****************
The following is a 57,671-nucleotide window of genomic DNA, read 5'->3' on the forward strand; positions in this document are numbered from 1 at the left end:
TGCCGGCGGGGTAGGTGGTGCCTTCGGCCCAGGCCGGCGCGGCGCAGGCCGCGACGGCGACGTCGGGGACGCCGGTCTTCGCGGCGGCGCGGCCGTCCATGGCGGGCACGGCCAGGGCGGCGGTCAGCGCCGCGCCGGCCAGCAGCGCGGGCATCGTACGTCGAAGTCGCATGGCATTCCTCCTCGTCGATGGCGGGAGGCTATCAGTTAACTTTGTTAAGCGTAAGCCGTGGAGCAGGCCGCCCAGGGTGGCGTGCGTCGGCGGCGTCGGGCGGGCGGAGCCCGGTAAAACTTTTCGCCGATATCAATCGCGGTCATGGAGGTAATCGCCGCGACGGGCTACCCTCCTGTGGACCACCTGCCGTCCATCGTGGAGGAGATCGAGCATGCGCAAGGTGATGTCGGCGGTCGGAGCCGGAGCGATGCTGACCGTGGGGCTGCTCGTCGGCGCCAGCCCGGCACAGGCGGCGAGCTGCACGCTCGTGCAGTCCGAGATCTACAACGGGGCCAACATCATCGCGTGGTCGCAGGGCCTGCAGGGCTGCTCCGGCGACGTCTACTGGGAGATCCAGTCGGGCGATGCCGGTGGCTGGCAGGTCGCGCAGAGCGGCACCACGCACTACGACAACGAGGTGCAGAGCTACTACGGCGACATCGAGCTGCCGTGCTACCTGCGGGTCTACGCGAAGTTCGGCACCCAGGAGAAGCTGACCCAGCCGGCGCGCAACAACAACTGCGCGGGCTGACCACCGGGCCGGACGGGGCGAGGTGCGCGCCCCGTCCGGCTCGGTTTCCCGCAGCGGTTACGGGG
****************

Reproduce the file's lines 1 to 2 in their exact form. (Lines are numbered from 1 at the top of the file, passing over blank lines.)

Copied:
The following is a 57,671-nucleotide window of genomic DNA, read 5'->3' on the forward strand; positions in this document are numbered from 1 at the left end:
TGCCGGCGGGGTAGGTGGTGCCTTCGGCCCAGGCCGGCGCGGCGCAGGCCGCGACGGCGACGTCGGGGACGCCGGTCTTCGCGGCGGCGCGGCCGTCCATGGCGGGCACGGCCAGGGCGGCGGTCAGCGCCGCGCCGGCCAGCAGCGCGGGCATCGTACGTCGAAGTCGCATGGCATTCCTCCTCGTCGATGGCGGGAGGCTATCAGTTAACTTTGTTAAGCGTAAGCCGTGGAGCAGGCCGCCCAGGGTGGCGTGCGTCGGCGGCGTCGGGCGGGCGGAGCCCGGTAAAACTTTTCGCCGATATCAATCGCGGTCATGGAGGTAATCGCCGCGACGGGCTACCCTCCTGTGGACCACCTGCCGTCCATCGTGGAGGAGATCGAGCATGCGCAAGGTGATGTCGGCGGTCGGAGCCGGAGCGATGCTGACCGTGGGGCTGCTCGTCGGCGCCAGCCCGGCACAGGCGGCGAGCTGCACGCTCGTGCAGTCCGAGATCTACAACGGGGCCAACATCATCGCGTGGTCGCAGGGCCTGCAGGGCTGCTCCGGCGACGTCTACTGGGAGATCCAGTCGGGCGATGCCGGTGGCTGGCAGGTCGCGCAGAGCGGCACCACGCACTACGACAACGAGGTGCAGAGCTACTACGGCGACATCGAGCTGCCGTGCTACCTGCGGGTCTACGCGAAGTTCGGCACCCAGGAGAAGCTGACCCAGCCGGCGCGCAACAACAACTGCGCGGGCTGACCACCGGGCCGGACGGGGCGAGGTGCGCGCCCCGTCCGGCTCGGTTTCCCGCAGCGGTTACGGGG